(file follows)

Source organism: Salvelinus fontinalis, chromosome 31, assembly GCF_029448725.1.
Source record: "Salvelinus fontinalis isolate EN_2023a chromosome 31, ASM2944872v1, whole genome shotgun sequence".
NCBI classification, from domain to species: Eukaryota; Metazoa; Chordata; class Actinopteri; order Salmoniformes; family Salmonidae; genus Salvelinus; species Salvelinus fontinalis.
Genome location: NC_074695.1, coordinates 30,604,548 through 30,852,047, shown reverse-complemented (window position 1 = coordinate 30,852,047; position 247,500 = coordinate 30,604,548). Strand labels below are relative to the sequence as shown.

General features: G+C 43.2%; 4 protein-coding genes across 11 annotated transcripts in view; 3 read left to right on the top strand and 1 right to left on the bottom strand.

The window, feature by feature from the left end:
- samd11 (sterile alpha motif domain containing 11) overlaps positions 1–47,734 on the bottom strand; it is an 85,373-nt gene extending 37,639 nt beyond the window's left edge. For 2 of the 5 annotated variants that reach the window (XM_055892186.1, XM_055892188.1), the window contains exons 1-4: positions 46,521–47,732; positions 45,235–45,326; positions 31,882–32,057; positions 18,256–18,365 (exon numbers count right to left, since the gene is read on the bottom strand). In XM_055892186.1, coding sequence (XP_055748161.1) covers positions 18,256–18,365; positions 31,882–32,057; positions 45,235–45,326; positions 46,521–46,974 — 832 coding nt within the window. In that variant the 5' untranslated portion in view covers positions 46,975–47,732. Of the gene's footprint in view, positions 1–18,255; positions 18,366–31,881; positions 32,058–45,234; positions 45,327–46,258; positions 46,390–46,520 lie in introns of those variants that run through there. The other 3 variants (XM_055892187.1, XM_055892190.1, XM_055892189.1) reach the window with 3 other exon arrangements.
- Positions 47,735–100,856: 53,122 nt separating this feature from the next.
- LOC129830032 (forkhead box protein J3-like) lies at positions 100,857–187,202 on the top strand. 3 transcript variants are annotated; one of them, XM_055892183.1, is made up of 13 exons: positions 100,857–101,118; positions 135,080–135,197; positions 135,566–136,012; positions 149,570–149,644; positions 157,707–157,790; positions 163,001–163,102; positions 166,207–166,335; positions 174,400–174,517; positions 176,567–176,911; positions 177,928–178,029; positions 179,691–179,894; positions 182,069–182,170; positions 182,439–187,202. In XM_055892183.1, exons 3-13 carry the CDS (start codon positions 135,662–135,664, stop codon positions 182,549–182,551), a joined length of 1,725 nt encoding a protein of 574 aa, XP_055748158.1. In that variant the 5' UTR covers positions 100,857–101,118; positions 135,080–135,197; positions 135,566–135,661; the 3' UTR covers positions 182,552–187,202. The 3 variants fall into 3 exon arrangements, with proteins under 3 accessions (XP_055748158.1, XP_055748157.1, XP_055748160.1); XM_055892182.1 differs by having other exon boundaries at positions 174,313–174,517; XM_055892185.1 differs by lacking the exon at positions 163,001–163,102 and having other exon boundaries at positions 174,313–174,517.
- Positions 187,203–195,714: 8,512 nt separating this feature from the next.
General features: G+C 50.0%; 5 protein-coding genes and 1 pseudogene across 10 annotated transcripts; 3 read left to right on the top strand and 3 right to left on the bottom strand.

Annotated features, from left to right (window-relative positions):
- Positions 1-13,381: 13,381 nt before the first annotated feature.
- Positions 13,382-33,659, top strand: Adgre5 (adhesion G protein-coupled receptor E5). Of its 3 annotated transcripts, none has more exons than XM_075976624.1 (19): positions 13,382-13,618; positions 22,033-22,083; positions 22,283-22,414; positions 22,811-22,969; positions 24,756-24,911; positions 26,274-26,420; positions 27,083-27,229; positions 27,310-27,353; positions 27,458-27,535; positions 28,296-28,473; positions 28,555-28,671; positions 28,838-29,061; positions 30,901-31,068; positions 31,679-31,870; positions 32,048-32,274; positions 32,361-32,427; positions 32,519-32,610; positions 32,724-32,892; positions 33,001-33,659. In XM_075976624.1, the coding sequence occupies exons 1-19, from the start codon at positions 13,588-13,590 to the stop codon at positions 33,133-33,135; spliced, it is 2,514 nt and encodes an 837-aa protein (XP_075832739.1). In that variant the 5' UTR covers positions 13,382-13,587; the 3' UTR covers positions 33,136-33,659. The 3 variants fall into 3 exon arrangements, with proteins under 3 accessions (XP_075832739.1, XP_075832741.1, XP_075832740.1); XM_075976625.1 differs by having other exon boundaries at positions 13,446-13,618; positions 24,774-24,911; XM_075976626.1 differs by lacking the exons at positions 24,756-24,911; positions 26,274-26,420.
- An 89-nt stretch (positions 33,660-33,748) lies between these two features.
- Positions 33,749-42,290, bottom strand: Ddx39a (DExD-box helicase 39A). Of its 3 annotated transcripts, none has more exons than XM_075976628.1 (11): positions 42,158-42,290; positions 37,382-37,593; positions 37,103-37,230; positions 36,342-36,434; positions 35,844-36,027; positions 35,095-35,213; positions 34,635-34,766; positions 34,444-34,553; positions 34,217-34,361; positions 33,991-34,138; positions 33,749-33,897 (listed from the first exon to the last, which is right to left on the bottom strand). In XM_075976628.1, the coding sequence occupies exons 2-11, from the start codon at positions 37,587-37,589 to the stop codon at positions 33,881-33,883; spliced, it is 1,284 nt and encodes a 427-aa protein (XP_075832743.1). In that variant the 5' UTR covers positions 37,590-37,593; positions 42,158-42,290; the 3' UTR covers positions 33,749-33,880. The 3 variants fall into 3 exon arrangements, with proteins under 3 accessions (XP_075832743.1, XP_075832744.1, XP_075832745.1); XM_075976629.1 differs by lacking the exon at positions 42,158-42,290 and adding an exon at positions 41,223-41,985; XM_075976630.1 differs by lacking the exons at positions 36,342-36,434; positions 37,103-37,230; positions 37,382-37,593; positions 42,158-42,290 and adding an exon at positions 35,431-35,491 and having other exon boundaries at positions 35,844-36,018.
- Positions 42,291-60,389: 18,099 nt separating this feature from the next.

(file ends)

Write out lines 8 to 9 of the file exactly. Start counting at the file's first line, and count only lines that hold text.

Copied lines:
- Positions 47,735–100,856: 53,122 nt separating this feature from the next.
- LOC129830032 (forkhead box protein J3-like) lies at positions 100,857–187,202 on the top strand. 3 transcript variants are annotated; one of them, XM_055892183.1, is made up of 13 exons: positions 100,857–101,118; positions 135,080–135,197; positions 135,566–136,012; positions 149,570–149,644; positions 157,707–157,790; positions 163,001–163,102; positions 166,207–166,335; positions 174,400–174,517; positions 176,567–176,911; positions 177,928–178,029; positions 179,691–179,894; positions 182,069–182,170; positions 182,439–187,202. In XM_055892183.1, exons 3-13 carry the CDS (start codon positions 135,662–135,664, stop codon positions 182,549–182,551), a joined length of 1,725 nt encoding a protein of 574 aa, XP_055748158.1. In that variant the 5' UTR covers positions 100,857–101,118; positions 135,080–135,197; positions 135,566–135,661; the 3' UTR covers positions 182,552–187,202. The 3 variants fall into 3 exon arrangements, with proteins under 3 accessions (XP_055748158.1, XP_055748157.1, XP_055748160.1); XM_055892182.1 differs by having other exon boundaries at positions 174,313–174,517; XM_055892185.1 differs by lacking the exon at positions 163,001–163,102 and having other exon boundaries at positions 174,313–174,517.